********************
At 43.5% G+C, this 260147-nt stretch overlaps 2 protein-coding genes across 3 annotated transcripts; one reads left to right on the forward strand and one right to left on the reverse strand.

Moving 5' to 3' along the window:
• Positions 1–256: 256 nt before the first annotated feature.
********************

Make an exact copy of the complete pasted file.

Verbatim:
At 43.5% G+C, this 260147-nt stretch overlaps 2 protein-coding genes across 3 annotated transcripts; one reads left to right on the forward strand and one right to left on the reverse strand.

Moving 5' to 3' along the window:
• Positions 1–256: 256 nt before the first annotated feature.